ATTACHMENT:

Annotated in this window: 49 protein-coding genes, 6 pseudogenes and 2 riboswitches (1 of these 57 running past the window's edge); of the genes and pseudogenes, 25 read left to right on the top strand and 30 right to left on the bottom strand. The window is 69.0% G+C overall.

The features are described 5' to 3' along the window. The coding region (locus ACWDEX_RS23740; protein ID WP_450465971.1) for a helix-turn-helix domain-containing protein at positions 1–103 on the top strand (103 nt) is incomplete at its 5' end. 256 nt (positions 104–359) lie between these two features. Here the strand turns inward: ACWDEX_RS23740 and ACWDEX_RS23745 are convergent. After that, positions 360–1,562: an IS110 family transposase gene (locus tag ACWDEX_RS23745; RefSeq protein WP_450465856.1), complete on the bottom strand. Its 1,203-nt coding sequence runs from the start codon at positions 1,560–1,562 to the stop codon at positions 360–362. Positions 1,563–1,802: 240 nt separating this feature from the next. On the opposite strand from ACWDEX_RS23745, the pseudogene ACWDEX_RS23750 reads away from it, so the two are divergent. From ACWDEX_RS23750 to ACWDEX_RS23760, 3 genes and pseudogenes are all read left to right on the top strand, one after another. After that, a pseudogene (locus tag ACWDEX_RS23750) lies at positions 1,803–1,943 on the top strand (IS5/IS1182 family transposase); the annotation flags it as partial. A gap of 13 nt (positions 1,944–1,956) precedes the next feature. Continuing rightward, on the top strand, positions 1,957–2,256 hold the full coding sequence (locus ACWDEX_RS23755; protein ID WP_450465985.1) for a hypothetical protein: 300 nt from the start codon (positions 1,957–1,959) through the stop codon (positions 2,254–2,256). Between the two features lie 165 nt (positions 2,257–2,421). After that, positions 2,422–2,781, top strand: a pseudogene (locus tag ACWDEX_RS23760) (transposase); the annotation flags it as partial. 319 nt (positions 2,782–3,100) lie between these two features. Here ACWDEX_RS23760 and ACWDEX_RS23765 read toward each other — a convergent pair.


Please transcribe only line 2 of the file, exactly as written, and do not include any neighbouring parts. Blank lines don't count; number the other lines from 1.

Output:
The features are described 5' to 3' along the window. The coding region (locus ACWDEX_RS23740; protein ID WP_450465971.1) for a helix-turn-helix domain-containing protein at positions 1–103 on the top strand (103 nt) is incomplete at its 5' end. 256 nt (positions 104–359) lie between these two features. Here the strand turns inward: ACWDEX_RS23740 and ACWDEX_RS23745 are convergent. After that, positions 360–1,562: an IS110 family transposase gene (locus tag ACWDEX_RS23745; RefSeq protein WP_450465856.1), complete on the bottom strand. Its 1,203-nt coding sequence runs from the start codon at positions 1,560–1,562 to the stop codon at positions 360–362. Positions 1,563–1,802: 240 nt separating this feature from the next. On the opposite strand from ACWDEX_RS23745, the pseudogene ACWDEX_RS23750 reads away from it, so the two are divergent. From ACWDEX_RS23750 to ACWDEX_RS23760, 3 genes and pseudogenes are all read left to right on the top strand, one after another. After that, a pseudogene (locus tag ACWDEX_RS23750) lies at positions 1,803–1,943 on the top strand (IS5/IS1182 family transposase); the annotation flags it as partial. A gap of 13 nt (positions 1,944–1,956) precedes the next feature. Continuing rightward, on the top strand, positions 1,957–2,256 hold the full coding sequence (locus ACWDEX_RS23755; protein ID WP_450465985.1) for a hypothetical protein: 300 nt from the start codon (positions 1,957–1,959) through the stop codon (positions 2,254–2,256). Between the two features lie 165 nt (positions 2,257–2,421). After that, positions 2,422–2,781, top strand: a pseudogene (locus tag ACWDEX_RS23760) (transposase); the annotation flags it as partial. 319 nt (positions 2,782–3,100) lie between these two features. Here ACWDEX_RS23760 and ACWDEX_RS23765 read toward each other — a convergent pair.